BLTC Press Titles


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The Count of Monte Cristo

Alexandre Dumas


Some Experiences of an Irish R. M.

Edith Somerville and Martin Ross


The Revolt of the Netherlands

Friedrich Schiller


The Diplomatic Background of the War

Charles Seymour


Montalbert Volume I

by Charlotte Smith

Excerpt:

MONTALBERT.

CHAPTER L

I

N one of those villages, immediately under the ridge of chalky hills, called the South Downs; .where the foil changing suddenly to a strong clay, renders the country deep, and the roads bad; there dwelt, a few years since, the rector of a neighbouring parish, of the name of Lessington. In the village where he lived he was only the curate; chusing his residence there, because the house was larger .and more commodious, than that which belonged to his own living three miles distant. His samily consisted of a wife, two sons, and tour daughters.

One of the sons had a fellowship at Oxford ; the other, was a younger partner in a respectable tradesman's house in London. Vol. I. * The

The daughters were reckoned handsome ; the two eldest had been for some years the toasts at the convivial meetings in the next market towns; the third was now a candidate for an equal share of rustic admiration, and her claims were generally allowed; but the youngest, who was about eighteen, when this narrative commences, though she was still considered as a child by her sisters, and treated as such by her mother; was thought by some of the few persons who happened to fee her, to be much the handsomest of the four, though her beauty was of a very different character from that of her sisters.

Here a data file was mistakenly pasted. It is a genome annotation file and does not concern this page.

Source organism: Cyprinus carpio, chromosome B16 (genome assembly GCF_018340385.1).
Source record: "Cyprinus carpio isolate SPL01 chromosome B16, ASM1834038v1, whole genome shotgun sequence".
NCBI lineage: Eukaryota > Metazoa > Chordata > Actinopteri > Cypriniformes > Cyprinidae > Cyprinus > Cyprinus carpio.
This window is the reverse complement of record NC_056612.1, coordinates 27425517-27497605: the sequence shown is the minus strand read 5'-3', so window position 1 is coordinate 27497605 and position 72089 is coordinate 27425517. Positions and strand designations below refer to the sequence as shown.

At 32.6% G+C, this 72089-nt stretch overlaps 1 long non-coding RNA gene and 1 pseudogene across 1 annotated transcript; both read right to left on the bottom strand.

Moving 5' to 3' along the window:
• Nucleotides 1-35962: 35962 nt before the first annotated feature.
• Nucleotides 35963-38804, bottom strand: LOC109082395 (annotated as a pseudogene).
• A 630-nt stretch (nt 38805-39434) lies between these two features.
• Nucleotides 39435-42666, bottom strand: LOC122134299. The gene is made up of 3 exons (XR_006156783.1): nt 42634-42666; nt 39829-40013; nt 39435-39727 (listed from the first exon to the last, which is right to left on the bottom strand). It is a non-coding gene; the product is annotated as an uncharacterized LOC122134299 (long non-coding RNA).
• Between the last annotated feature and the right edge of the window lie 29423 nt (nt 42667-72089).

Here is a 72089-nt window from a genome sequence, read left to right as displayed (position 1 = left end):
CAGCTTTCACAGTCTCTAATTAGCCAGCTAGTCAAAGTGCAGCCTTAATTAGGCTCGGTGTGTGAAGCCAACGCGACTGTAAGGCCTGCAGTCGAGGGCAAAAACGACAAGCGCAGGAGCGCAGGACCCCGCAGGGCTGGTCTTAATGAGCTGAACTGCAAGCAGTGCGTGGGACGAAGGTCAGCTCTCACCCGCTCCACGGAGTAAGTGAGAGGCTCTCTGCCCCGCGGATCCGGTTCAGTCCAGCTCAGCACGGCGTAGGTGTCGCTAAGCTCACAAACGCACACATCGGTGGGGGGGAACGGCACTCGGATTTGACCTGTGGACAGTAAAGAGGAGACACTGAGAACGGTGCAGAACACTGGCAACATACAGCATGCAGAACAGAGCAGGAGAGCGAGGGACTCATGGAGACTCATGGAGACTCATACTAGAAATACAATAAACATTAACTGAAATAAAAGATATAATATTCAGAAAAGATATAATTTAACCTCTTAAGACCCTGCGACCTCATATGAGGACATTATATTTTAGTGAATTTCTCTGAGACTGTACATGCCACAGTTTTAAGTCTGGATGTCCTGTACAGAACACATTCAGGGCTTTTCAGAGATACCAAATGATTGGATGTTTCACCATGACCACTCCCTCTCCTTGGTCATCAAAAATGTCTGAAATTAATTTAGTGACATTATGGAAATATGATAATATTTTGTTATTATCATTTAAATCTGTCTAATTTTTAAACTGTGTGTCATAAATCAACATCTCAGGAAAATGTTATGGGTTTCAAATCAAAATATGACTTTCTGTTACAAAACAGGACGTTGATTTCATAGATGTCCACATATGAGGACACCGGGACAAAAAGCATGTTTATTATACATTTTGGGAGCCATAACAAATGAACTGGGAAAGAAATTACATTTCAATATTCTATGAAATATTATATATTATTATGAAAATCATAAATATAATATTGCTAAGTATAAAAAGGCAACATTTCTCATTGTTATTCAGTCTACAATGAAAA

Perhaps in these days of resinement, the imagination might be in some degree assisted, by the romantic singularity of her name; she was called Rosalie at the request of a lady of the Catholic religion, the wife of a man of very large fortune, who sometimes inhabited an old samily seat, about three miles sarther from the hills: Mrs. Lessington had been for some years her most intimate friend, and accepted with pleasure her offer of answering for, and giving her name, to the youngest of her girls. Mrs. Vyvian, the daughter of

an

an illustrious Catholic samily, being born at Naples, bad received the name of the female saint so highly venerated in the two Sicilies; and before her marriage, had lived a good deal alone with an insirm sather at Holmwood House, which having descended to her mother from noble ancestors, became hers, and was part of the great fortune she brought to Mr. Vyvian.

During the solitary years when she attended the couch of a parent, the victim of complicated diseases, the society of Mrs. Lessington had been her greatest consolation. It continued so till her marriage—a marriage which she was compelled to consent to, by her sather's peremptory commands. Mrs. Vyvian asterwards passed some years on the continent with her husband, and returned to England mother of three children, a son and two daughters. And whenever this samily inhabited the old mansion-house of Holmwood, Rosalie passed all her time with them. When young Vyvian was about thirteen, his sillers twelve and eleven, the young ladies were so much attached to their companion, that Mrs. Vyvian, to indulge them, took her B 2 with

with them to London, and asterwards to their estate in the North. Young Vyvian, the only son of the samily, being sent abroad, Rosalie remained with his mother and sisters above two years, making only short visits at home. At the end of that period, Mr. Vyvian thought proper to have his daughters introduced into the world, and in a stile of life to which Rosalie could have no pretensions j she therefore returned to the parsonage, and though she could not but be sensible of the great change in her situation; her good sense, and die peculiar mildness of her disposition, enabled her, if not to conquer her regret, at least so sar to conceal it, that though generally pensive, she was neither sullen nor melancholy, and enteed with placid resignation into a way of life, so different from that to which she had (she now thought unfortunately) been accustomed.— Her mother, who probably remembered that she had been. sensible of something like the same uneasy sensation when she bade adieu to the society os her friend, then Miss Montalbert, to marry Mr. Lessington, seemed to


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